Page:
I’ll admit it: I’m procrastinating again. But what of it?
So here’s what I’ve done. I took the game logs for the 2012 season and removed all intra-divisional matches. So out of the 2,430 games played last season, this left 1,358 games — all of them played between teams from different divisions.
Then I totaled up the collective wins for all teams within each division — again, excluding games played against each other — and came up with winning percentages for each of the six divisions. Here’s how it panned out:
AL West: 237-183 (.564)
AL East: 240-210 (.533)
NL East: 236-214 (.524)
NL West: 221-229 (.491)
NL Central: 225-271 (.454)
AL Central: 199-251 (.442)
I have yet to look into these figures on a historical continuum, but I’m guessing it’s a rarity for the AL East (traditionally thought of as the toughest division in baseball, at least for some time now) to be knocked off its perch at the top.
Anyone have a better way of measuring division strength? I’ve seen some articles written over the past few years that count all postseason series won (or even participated in) by teams from the various divisions. But since postseason success is partially determined by how a team performs within its own division, I’m not convinced that counting postseason series is the best way to measure division strength — especially given baseball’s disproportionately intra-division game schedules. Team performances against division rivals should be discounted from evaluations of overall division strength.
The division that set the standard for sameness is virtually unrecognizable these days.
Just a decade ago, the American League East race was the most predictable competition in sports. From 1998 through 2003, the five East teams finished in exactly the same order, every single year. Six straight seasons with the Yankees on top, the (Devil) Rays on the bottom, and the Red Sox, Blue Jays and Orioles in order in between. It was baseball’s version of a caste system…
As the 2013 campaign approaches, though, that predictability is gone. Last year offered a taste, but this year might bring full-on chaos. And that’s great news — unless you’re a Yankees fan.
All five teams could finish in different positions than they did a year ago. Every club in the division has reason to think it can finish first. Every team in the division has reason to fear a flop. You want wide-open? You’ve got it.
The Yankees and Red Sox both appear to be very expensive, mortal teams. The Tampa Bay Rays have several question marks on their roster. The Toronto Blue Jays have completely overhauled their roster, though how it will play out on the field remains to be seen. The Baltimore Orioles have stood pat thus far after a dream season one year ago.
The AL East seems as wide open as ever. Five teams are roughly capable of competing with one another, though many would score the Rays, Jays and Yankees as the favorites to come away with the division crown. Yet, with so much parity in the “toughest division in sports”, there has never been more reason to feel that the AL East has wandered into vulnerability.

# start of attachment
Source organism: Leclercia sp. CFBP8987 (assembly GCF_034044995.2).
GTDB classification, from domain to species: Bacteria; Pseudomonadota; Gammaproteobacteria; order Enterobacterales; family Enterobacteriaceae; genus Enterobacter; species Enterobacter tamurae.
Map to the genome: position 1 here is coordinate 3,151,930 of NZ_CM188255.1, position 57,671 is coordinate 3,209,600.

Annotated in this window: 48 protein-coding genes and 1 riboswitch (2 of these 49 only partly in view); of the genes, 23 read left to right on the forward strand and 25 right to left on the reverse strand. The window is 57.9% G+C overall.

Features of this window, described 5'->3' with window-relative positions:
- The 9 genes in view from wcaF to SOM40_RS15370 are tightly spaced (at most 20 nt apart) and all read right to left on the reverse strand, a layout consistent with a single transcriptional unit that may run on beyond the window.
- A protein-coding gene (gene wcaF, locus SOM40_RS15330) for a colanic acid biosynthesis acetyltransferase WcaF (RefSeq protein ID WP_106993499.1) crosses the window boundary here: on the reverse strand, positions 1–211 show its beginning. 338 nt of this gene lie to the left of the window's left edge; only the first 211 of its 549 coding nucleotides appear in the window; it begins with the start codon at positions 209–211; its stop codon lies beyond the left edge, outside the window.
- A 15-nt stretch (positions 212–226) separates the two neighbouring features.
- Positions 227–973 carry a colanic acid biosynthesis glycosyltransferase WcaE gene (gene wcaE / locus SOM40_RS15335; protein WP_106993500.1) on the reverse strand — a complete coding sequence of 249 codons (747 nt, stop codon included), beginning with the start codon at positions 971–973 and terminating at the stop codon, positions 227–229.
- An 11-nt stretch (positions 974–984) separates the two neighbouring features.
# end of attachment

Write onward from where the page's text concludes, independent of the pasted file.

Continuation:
The graph above tells the story. The biggest season-over-season improvement for any one team in the AL East over that 15-year period was that of the Tampa Bay Rays from 2007 to 2008. Not only did they improve from 66 to 97 wins — an astounding 31-win jump — but they literally changed their name as well. (In 2007, they were the Tampa Bay Devil Rays. The next year they became the Tampa Bay Rays.)
As for the single biggest drop, that dubious distinction belongs to my beloved Boston Red Sox, whose collapse this past year — 69 wins, versus 90 in 2011 — was really just a continuation of the disaster begun in September 2011.
Zooming out to include all Major League Baseball teams, I’ve analyzed every year-over-year win differential since 1996/1997. (Although the current divisional format began in 1994, both that season and the subsequent one were shortened by the infamous strike.) The largest change in win total from one year to the next took place from 1997 to 1998, when the Florida Marlins’ record plummeted from 92-70 in their sophomore year to 54-108 the next season. Going in the other direction, the 1999 Arizona Diamondbacks improved on their 1998 total by 35 wins, jumping from an abysmal 65-97 record in their inaugural year to 100-62 in the followup.
The 2007/2008 jump of 31 wins for the Tampa Bay (Devil) Rays is second only to that leap by the Diamondbacks, going all the way back to 1996/1997 (a period that encompasses 506 entire team-seasons). Conversely, it provides me only a modicum of relief to note that the 2012 Red Sox’ 21-win dip is only bad enough to tie for 16th-worst year-over-year decline in that period — along with the 2002 Chicago Cubs (2001: 88-74; 2002: 67-95) and 2012 Philadelphia Phillies (2011: 102-60; 2012: 81-81).
Let’s just say I’m looking forward to putting all of this behind us for 2013. Oh, and go Red Sox.